Rus­sia and Iran, too, have pur­sued their own re­gional in­ter­ests, in­clud­ing through proxy wars and sup­port for para­mil­i­tary op­er­a­tions. Yet both have sig­nalled their readi­ness to co­op­er­ate with the US to de­feat ISIS, and per­haps to solve other prob­lems as well. The US has so far spurned these of­fers, be­cause of its fo­cus on top­pling As­sad.

The US for­eign-pol­icy es­tab­lish­ment blames Rus­sian Pres­i­dent Vladimir Putin for de­fend­ing As­sad, while Rus­sia blames the US for try­ing to over­throw him. These com­plaints might seem sym­met­ri­cal, but they’re not. The at­tempt by the US and its al­lies to over­throw As­sad vi­o­lates the UN Char­ter, while Rus­sia’s sup­port of As­sad is con­sis­tent with Syria’s right of self-de­fence un­der that char­ter. Yes, As­sad is a despot, but the UN Char­ter does not give li­cense to any coun­try to choose which despots to de­pose.

The per­sis­tence of ISIS un­der­scores three strate­gic flaws in US for­eign pol­icy, along with a fa­tal tac­ti­cal flaw.

First, the neo­con quest for US hege­mony through regime change is not only bloody-minded ar­ro­gance; it is clas­sic im­pe­rial over­reach. It has failed ev­ery­where the US has tried it. Syria and Libya are the lat­est ex­am­ples.

Sec­ond, the CIA has long armed and trained Sunni ji­hadists through covert op­er­a­tions funded by Saudi Ara­bia. In turn, these ji­hadists gave birth to ISIS, which is a di­rect, if unan­tic­i­pated, con­se­quence of the poli­cies pur­sued by the CIA and its Saudi part­ners.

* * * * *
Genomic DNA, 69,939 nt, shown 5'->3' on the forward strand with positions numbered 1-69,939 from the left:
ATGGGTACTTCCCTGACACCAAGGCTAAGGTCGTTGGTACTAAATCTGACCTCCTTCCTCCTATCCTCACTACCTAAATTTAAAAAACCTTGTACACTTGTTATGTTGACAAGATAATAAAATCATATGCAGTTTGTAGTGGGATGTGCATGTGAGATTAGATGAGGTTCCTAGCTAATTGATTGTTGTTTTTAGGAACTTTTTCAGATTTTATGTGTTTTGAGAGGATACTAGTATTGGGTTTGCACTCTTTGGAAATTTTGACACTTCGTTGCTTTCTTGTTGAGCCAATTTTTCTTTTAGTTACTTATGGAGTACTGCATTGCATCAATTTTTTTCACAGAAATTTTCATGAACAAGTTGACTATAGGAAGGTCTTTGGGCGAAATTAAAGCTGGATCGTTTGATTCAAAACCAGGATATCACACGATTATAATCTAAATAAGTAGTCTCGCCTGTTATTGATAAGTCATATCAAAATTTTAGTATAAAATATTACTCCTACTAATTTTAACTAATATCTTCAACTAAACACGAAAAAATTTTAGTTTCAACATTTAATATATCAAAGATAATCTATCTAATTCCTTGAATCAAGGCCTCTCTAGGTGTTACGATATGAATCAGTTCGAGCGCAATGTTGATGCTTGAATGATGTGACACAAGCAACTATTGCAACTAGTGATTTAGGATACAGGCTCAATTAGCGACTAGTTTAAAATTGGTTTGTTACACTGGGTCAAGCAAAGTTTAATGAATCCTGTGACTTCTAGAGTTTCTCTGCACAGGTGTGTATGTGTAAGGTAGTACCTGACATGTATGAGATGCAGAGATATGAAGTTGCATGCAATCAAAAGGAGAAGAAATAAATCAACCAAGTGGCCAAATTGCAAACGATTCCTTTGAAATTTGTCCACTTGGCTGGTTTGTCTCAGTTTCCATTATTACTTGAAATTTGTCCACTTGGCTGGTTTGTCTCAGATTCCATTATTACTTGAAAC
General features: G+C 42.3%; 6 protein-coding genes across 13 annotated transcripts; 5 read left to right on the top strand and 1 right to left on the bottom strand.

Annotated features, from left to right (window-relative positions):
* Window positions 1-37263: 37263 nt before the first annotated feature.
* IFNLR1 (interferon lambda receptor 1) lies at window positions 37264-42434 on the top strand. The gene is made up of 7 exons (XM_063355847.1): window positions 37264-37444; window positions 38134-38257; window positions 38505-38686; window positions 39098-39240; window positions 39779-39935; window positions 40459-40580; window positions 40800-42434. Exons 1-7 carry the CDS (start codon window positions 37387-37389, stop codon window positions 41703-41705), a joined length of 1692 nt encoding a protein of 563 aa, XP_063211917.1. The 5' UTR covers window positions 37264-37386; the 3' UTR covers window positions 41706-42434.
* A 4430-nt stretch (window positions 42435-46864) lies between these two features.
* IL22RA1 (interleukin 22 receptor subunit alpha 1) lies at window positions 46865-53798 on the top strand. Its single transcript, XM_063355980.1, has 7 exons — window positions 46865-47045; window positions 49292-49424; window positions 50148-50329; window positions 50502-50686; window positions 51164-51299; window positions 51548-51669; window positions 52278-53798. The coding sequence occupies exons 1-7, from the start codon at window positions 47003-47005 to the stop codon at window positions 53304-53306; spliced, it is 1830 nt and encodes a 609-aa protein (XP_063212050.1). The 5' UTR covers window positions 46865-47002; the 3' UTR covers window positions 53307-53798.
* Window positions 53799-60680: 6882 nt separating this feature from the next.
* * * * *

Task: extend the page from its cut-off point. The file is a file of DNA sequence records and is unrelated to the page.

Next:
Third, the US per­cep­tion of Iran and Rus­sia as im­pla­ca­ble foes of Amer­ica is in many ways out­dated and a self-ful­fill­ing prophecy. A rap­proche­ment with both coun­tries is pos­si­ble.

Fourth, on the tac­ti­cal side, the US at­tempt to fight a two- front war against both As­sad and ISIS has failed. When­ever As­sad has been weak­ened, Sunni ji­hadists, in­clud­ing ISIS and al-Nusra Front, have filled the vac­uum.

As­sad and his Iraqi coun­ter­parts can de­feat ISIS if the US, Rus­sia, Saudi Ara­bia, and Iran pro­vide air cover and lo­gis­ti­cal sup­port. Yes, As­sad would re­main in power; yes, Rus­sia would re­tain an ally in Syria; and yes, Iran would have in­flu­ence there. Ter­ror­ist at­tacks would no doubt con­tinue, per­haps even in the name of ISIS for a while; but the group would be de­nied its base of op­er­a­tions in Syria and Iraq.

Such an out­come would not only end ISIS on the ground in the Mid­dle East; it could lay the ground­work for re­duc­ing re­gional ten­sions more gen­er­ally. The US and Rus­sia could be­gin to re­verse their re­cent new cold war through shared ef­forts to stamp out ji­hadist ter­ror­ism. (A pledge that NATO will not of­fer ad­mis­sion to Ukraine or es­ca­late mis­sile de­fences in East­ern Europe would also help.)

There’s more. A co­op­er­a­tive ap­proach to de­feat­ing ISIS would give Saudi Ara­bia and Turkey rea­son and op­por­tu­nity to find a new modus vivendi with Iran. Is­rael’s se­cu­rity could be en­hanced by bring­ing Iran into a co­op­er­a­tive eco­nomic and geopo­lit­i­cal re­la­tion­ship with the West, in turn en­hanc­ing the chances for a long-over­due two-state set­tle­ment with Pales­tine.

The rise of ISIS is a symp­tom of the short­com­ings of cur­rent western – par­tic­u­larly US – strat­egy. The West can de­feat ISIS. The ques­tion is whether the US will un­der­take the strate­gic re­assess­ment needed to ac­com­plish that end.